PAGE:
There are many ways to contribute. Major concerns to keep in mind:
- Participants should adhere to the Debian Code of Conduct. (Replace references to “Debian” with “fmrbenchmark” and “fmrchallenge” as appropriate.)
- Our mailing list is firstname.lastname@example.org. There is also a low-volume announcements newsletter.
- You must hold the copyright or have explicit permission from the copyright
holder for anything that you contribute. Furthermore, to be included in this
project, your contributed works must be under the standard “BSD 3-clause
license” or a comparable open-source license (including public domain
dedication). You can find a copy at
LICENSEin the root of the repository. A license is “comparable” if it is no more restrictive than the Apache License, Version 2.0.
5.1. Proposing benchmarks¶
Proposals about benchmark problems or supporting infrastructure are always welcome and need not have a demonstrating implementation. Furthermore, in your proposal you can use an implementation that is not ready for immediate inclusion in the repository, e.g., if it is created entirely in MATLAB. Such implementations are still useful because they provide a reference about your original intent and can be a basis for porting, e.g., to C++ or Python. In most cases, there are three parts involved in the inclusion of a benchmark:
- a normative description about the problem and methods of evaluation in the Challenge Document;
- introductory and tutorial treatment in the User’s Guide, and relevant additions to the API manual;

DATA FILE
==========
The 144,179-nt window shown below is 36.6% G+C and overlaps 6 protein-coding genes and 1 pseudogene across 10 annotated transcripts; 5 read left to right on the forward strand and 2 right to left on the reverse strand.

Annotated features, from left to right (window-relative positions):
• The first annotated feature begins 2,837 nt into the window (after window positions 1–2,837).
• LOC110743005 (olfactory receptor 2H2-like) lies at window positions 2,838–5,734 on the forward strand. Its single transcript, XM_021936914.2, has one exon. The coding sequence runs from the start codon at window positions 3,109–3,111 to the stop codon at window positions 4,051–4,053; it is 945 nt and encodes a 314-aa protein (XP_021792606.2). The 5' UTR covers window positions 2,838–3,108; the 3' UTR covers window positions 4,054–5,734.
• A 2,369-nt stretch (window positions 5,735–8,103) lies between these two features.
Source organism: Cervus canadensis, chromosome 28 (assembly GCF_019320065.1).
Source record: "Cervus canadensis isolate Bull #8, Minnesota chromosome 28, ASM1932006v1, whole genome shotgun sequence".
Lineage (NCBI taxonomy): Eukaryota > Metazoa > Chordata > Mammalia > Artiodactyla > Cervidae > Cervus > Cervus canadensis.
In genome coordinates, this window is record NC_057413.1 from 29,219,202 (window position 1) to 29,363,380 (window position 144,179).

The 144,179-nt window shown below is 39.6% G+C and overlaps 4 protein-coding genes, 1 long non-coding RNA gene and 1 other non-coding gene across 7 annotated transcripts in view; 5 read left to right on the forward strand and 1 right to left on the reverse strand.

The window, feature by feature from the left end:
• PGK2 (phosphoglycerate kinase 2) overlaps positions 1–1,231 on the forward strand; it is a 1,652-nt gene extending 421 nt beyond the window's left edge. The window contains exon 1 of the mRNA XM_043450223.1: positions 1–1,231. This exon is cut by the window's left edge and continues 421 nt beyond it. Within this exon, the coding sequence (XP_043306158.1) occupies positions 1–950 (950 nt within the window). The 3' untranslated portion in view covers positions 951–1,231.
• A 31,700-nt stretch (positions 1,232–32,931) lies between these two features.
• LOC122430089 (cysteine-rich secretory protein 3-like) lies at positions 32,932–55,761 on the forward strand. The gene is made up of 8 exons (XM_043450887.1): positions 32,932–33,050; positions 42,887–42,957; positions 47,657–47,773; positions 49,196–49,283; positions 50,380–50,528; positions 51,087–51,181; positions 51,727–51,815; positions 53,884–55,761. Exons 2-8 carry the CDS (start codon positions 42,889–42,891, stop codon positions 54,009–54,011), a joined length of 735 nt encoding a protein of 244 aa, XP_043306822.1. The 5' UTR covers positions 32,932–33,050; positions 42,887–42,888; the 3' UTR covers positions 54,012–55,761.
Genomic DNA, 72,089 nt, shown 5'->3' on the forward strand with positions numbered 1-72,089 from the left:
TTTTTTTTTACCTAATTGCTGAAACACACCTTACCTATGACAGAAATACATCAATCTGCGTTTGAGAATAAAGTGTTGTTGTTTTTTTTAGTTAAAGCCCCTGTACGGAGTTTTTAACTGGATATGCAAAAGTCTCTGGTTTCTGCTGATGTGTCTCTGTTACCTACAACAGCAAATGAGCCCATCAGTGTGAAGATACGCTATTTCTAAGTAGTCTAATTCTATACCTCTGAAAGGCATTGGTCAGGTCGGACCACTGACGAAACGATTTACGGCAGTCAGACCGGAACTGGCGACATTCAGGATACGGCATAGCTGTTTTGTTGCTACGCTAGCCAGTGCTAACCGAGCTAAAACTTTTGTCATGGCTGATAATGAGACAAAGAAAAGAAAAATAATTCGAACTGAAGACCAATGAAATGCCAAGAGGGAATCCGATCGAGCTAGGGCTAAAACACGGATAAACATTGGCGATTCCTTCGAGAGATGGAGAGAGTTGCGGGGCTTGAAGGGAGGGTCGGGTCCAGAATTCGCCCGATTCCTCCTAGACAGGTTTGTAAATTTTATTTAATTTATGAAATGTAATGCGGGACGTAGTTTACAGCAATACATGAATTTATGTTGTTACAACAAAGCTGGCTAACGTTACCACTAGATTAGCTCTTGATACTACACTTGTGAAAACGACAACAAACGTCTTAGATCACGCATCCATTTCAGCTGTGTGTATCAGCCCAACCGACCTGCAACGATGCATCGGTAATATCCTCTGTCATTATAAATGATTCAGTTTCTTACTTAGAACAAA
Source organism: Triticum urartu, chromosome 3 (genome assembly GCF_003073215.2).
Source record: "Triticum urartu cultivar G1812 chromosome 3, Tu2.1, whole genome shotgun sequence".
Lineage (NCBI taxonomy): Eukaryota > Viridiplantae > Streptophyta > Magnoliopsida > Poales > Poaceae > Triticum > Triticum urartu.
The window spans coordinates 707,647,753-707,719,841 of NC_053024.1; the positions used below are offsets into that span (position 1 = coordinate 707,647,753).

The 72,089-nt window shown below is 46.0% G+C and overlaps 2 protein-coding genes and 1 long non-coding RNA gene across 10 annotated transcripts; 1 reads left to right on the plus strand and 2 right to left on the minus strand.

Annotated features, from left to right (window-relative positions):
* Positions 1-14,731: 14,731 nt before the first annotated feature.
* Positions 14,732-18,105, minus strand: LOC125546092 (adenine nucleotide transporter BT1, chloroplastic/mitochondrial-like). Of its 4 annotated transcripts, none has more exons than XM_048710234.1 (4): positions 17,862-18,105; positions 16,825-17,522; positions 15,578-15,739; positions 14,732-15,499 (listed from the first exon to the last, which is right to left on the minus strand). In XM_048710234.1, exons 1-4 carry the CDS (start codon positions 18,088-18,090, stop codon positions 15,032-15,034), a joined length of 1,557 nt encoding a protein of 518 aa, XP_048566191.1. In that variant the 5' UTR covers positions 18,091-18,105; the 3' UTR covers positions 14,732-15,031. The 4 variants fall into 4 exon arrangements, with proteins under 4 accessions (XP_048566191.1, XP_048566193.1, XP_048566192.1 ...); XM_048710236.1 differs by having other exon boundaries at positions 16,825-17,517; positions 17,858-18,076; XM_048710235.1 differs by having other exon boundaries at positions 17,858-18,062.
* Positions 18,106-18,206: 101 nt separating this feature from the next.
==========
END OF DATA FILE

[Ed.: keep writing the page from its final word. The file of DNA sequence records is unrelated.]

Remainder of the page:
- details and practical considerations for using it as part of a competition.
Please report potential bugs or request features using the issue tracker.
5.2. Working on physical variants of the problem domains¶
One of our ambitions is to create benchmarks that involve physical systems. In other words, we want to create well-documented testbeds that facilitate repeatability of published experiments involving real robot hardware and are challenging with respect to the state of the art.
There are a lot of incidental costs and resource requirements to develop physical benchmarks, such as raw materials, lab space, etc. Usually these are provided by each lab group for their own internal purposes (often with little or no public disclosure of details). However, this project is a joint effort that is not under the purview of a single grant nor institution. Thus an important manner of contribution is to realize physical variants of the benchmarks in your own lab and then give feedback about missing details, subtle considerations, etc. Any of the venues listed above (at the beginning of Contributing) can be used to provide comments. Also, the authors can be emailed directly.
5.3. Providing computing resources¶
Two important aspects of benchmarking are scale and comparability of performance results. Several of the domains are designed to have problem instances that can be arbitrarily large, e.g., Problem domain: Scaling chains of integrators. To support these ambitions, we accept donations of hardware as well as of remote access to computing resources, e.g., university-managed clusters or cloud computing services.